Louis XIV, known as Louis the Great (Louis le Grand) or the Sun King (le Roi-Soleil), was a monarch of the House of Bourbon who ruled as King of France from 1643 until his death on 1 September 1715. He was the longest reigning king in French history, holding his seat on the throne for 72 years and 110 days — the longest of any monarch of a major country in European history.
On view now until September 6, 2015 at the Getty Center is A Kingdom of Images: French Prints in the Age of Louis XIV, 1660-1715, a magnificent assemblage of prints marking the first real overview of the period. Commemorating the 300th anniversary of Louis XIV’s death, A Kingdom of Images features nearly 100 works, approximately 70 from the Getty Research Institute and 25 seldom-seen prints on loan from the Bibliothèque nationale de France in Paris.
It’s a glimpse of the high-quality and grand scale collection that Louis XIV founded in the 1660s. He knew the impact of prints and used them to consolidate his position of power, demonstrating to the world everything that French culture had achieved in terms of luxury, fashion, style, architecture, fine arts and so on.
It was under his lengthy rule that Paris became the most important print producer in Europe, a position it maintained until the end of the 19th century. This extraordinary development was fueled by official policies that aimed to elevate the entire spectrum of the fine and decorative arts. Prints were at once a means of communication, a propaganda tool, and an art form in ever-increasing demand. Printmakers and print publishers produced hundreds of thousands of works on paper in a century that was as hungry for imagery as ours is today.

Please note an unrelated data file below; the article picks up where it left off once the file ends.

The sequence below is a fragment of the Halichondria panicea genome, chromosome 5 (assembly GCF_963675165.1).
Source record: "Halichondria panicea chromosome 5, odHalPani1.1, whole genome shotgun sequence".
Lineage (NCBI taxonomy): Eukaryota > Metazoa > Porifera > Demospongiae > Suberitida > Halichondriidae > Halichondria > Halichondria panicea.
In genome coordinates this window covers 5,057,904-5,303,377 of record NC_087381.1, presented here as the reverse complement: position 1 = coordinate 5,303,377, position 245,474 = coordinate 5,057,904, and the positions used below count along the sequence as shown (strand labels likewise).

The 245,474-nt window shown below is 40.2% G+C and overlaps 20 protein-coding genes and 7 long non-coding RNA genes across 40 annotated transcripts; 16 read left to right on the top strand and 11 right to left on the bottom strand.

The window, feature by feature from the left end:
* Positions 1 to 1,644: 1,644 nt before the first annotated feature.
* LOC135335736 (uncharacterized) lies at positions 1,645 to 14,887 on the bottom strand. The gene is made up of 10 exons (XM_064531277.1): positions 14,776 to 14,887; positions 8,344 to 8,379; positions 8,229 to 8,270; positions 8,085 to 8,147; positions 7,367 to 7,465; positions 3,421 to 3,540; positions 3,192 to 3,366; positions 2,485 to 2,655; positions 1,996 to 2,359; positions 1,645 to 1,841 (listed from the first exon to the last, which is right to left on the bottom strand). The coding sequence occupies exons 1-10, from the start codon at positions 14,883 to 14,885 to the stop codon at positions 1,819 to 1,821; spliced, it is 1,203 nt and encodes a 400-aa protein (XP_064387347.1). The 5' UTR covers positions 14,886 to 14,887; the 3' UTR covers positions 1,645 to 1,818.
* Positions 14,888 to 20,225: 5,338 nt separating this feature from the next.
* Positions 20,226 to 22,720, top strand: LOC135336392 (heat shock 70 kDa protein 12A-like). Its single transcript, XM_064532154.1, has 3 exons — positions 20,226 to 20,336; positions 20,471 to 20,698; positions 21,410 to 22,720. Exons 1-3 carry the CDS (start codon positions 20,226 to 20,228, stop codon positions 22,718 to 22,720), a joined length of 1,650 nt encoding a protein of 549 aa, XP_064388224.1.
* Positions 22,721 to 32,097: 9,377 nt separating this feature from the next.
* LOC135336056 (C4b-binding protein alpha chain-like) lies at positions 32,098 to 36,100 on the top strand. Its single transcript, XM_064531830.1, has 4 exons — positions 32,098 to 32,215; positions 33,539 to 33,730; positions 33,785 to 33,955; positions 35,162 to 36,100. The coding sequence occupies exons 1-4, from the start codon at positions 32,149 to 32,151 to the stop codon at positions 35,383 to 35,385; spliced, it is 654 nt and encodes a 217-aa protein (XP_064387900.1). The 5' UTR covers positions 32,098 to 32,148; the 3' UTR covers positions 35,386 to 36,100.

Propaganda was an essential characteristic of print production. But propaganda refers to more than images of the king’s likeness, victories, virtues, and royal festivals, which were most effectively disseminated through etchings and engravings. It also refers to a broader strategy promoted by the king himself: France would be a model for the rest of Europe. With the help of prints, allies and enemies alike would bear witness to the unmatched refinement of French technical skill, aesthetics, and taste. On the tercentenary of the death of Louis XIV, this exhibition demonstrates the significance of an art that attained unparalleled sophistication and influence.
From grand royal portraits to satiric views of everyday life, and from small-scale fashion prints decorated with actual fabrics to monumental panoramas of Versailles and the Louvre, this exhibition explores the rich variety of prints that came to define French supremacy in the era of Louis XIV (1638–1715). During the Sun King’s long reign, printmakers and publishers effectively deployed prints to promote French culture, art, and style.
The only things missing from this grand exhibition are some actual printing plates, which the Getty does hold in its archives. Viewing the printing plates alongside the elaborate prints would have rounded out the experience. Nevertheless, this exhibition is worth seeing.